Peters describes herself as a strong "independent woman" type -- not someone who gets emotional or asks for help. That's all changed lately, though.
Friends have recommended she seek treatment for depression. There are some days, she told me, when she feels like all of the vigor is gone. It's hard to get out of the chair.
She grew up in the Bronx dreaming of becoming a detective. Now she's undercover in a different way, hiding as much as she can the fact that she's struggling to make it.
She's embarrassed about the fact that her daughter's school class donated Christmas presents for her family last year. But it meant the world to her because she wouldn't have had a holiday otherwise. "That keeps me strong," she said.
It's common knowledge these days that the longer you've been out of work, the harder it is to find a job. Depression is one outcome of long-term unemployment, and it can cause a job search to be dead on arrival. Then there's also the fact that, as several reports have shown, employers prefer to hire the already-employed.
Job listings sometimes tell the unemployed not to apply at all (some states have toyed with legislation to prevent this).
For others, it's simply understood that the resumes of unemployed people will be tossed in the trash first. In a competitive job market, it's a quick way to weed out applicants.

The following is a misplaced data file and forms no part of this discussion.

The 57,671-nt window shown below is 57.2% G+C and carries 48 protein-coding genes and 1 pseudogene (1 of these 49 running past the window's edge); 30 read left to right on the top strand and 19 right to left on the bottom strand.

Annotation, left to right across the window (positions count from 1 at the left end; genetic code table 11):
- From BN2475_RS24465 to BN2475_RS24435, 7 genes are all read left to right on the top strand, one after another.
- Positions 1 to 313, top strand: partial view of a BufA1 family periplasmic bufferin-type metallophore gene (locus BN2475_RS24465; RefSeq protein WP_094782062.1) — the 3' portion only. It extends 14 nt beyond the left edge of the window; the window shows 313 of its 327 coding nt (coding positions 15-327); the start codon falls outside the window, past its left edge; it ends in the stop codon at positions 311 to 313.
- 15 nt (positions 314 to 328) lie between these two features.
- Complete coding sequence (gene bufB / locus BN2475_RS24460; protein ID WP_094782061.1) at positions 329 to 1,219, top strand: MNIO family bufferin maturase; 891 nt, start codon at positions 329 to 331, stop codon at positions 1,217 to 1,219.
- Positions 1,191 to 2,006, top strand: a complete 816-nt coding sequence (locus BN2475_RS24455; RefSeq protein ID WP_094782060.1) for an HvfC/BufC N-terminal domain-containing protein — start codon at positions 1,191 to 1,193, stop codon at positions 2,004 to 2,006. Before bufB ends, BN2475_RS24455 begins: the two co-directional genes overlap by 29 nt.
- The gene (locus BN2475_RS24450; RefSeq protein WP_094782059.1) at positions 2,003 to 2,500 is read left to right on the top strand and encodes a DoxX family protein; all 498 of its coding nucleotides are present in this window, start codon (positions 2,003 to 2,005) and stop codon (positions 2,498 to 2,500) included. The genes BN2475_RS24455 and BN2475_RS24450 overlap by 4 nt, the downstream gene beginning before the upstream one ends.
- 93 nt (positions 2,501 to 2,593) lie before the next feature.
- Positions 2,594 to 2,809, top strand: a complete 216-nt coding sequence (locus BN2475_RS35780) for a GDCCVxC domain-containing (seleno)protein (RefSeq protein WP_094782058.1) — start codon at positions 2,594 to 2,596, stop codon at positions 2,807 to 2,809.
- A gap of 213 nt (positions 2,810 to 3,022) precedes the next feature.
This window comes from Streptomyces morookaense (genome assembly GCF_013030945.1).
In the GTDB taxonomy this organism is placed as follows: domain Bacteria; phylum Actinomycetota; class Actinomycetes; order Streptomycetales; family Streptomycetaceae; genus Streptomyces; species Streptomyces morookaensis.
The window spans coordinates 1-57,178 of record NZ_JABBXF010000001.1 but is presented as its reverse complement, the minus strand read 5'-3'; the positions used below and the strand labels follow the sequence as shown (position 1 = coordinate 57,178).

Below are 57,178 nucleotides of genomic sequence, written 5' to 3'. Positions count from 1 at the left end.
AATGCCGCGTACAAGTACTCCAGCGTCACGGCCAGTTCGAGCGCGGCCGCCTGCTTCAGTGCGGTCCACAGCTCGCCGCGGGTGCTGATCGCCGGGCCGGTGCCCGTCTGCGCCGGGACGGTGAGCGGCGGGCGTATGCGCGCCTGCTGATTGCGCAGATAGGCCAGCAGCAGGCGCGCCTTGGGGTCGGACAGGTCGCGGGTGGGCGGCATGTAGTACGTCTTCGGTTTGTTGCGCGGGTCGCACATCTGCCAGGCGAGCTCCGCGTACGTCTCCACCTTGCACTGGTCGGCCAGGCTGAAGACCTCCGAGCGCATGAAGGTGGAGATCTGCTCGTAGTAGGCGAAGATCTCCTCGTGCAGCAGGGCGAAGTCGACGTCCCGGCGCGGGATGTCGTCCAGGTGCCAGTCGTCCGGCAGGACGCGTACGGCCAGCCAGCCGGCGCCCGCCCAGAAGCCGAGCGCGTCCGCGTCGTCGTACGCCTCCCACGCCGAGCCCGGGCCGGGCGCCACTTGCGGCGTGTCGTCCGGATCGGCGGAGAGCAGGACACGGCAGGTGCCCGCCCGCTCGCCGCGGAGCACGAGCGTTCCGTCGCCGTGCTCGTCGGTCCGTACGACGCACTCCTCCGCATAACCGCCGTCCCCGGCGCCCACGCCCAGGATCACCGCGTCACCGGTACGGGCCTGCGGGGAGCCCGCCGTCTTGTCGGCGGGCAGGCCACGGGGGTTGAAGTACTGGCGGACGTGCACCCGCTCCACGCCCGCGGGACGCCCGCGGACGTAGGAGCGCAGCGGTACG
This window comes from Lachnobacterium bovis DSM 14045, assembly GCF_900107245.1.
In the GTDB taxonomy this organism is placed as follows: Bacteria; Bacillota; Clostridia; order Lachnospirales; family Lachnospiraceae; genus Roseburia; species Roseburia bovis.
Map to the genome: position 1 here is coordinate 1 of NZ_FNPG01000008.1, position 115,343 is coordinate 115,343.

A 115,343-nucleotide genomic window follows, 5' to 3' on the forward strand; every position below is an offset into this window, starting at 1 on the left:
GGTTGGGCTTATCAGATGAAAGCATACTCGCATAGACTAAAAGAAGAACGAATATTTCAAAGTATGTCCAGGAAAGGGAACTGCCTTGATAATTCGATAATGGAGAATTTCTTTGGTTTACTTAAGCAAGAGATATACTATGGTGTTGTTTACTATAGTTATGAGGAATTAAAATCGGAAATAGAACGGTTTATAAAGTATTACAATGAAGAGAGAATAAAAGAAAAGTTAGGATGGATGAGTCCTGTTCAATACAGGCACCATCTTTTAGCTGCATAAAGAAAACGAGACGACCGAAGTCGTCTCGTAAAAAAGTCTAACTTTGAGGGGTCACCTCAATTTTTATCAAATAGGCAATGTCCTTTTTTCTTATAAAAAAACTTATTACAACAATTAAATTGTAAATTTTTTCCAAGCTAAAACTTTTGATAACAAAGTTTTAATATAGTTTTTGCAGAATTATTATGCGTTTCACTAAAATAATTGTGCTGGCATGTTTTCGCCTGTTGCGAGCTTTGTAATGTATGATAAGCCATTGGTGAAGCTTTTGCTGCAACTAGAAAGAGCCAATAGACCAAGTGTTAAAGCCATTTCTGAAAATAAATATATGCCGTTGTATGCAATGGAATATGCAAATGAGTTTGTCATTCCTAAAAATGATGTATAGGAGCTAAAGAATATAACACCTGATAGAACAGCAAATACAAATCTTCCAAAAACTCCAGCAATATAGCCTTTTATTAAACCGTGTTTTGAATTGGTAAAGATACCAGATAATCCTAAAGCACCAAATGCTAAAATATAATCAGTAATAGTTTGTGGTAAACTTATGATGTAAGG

Not only is this discriminatory, said Maurice Emsellem, policy co-director at the National Employment Law Project, an advocacy group. "It's not in the interest of employers to artificially limit the applicant pool."
'I want to go back to school'
"That gentleman in the back -- with the pink tie," Peters said, looking at House Speaker John Boehner, who was seated behind the president on the television. "He's always so angry! Gosh! He can't stand that president. Look at his attitude!"
Peters blamed Boehner's apparent lack of interest for holding back Obama's more aggressive attempts to push through job-creating reforms.
Boehner leaned to one side, almost out of the frame. He did look pretty bored as Obama argued that America needs to bring in new-era manufacturing jobs and invest in technologies to fight climate change and promote clean energy.
Peters said she felt unprepared for most of those jobs, anyway. She finished high school in New York and went to college for one semester before dropping out, she said, for financial reasons. After she was laid off in 2008, she told me, she became certified to work as an administrative assistant in a medical office. She never was able to use that certification because she never could find a company to hire her to use those skills.
She has some gaps in her resume, but told me she was employed fairly steadily until the recession hit. While she used to be able to choose among jobs, now she can't find any.
Her financial troubles may hurt her kids' opportunities, too.
As Obama turned to the topic of new investment in schools, so that all kids will have an equal shot at a great education, Peters said this to me:
"Every parent's dream is to send their kid to college, and now it's like, 'Is it worth it?' Why send 'em to college? They won't be able to get a job after it."
She questioned whether she could afford school for her 7-year-old.
And Peters' other daughter, who is 19, dropped out of high school and hasn't earned a GED diploma, she said, in part because they can't afford to pay the test fees.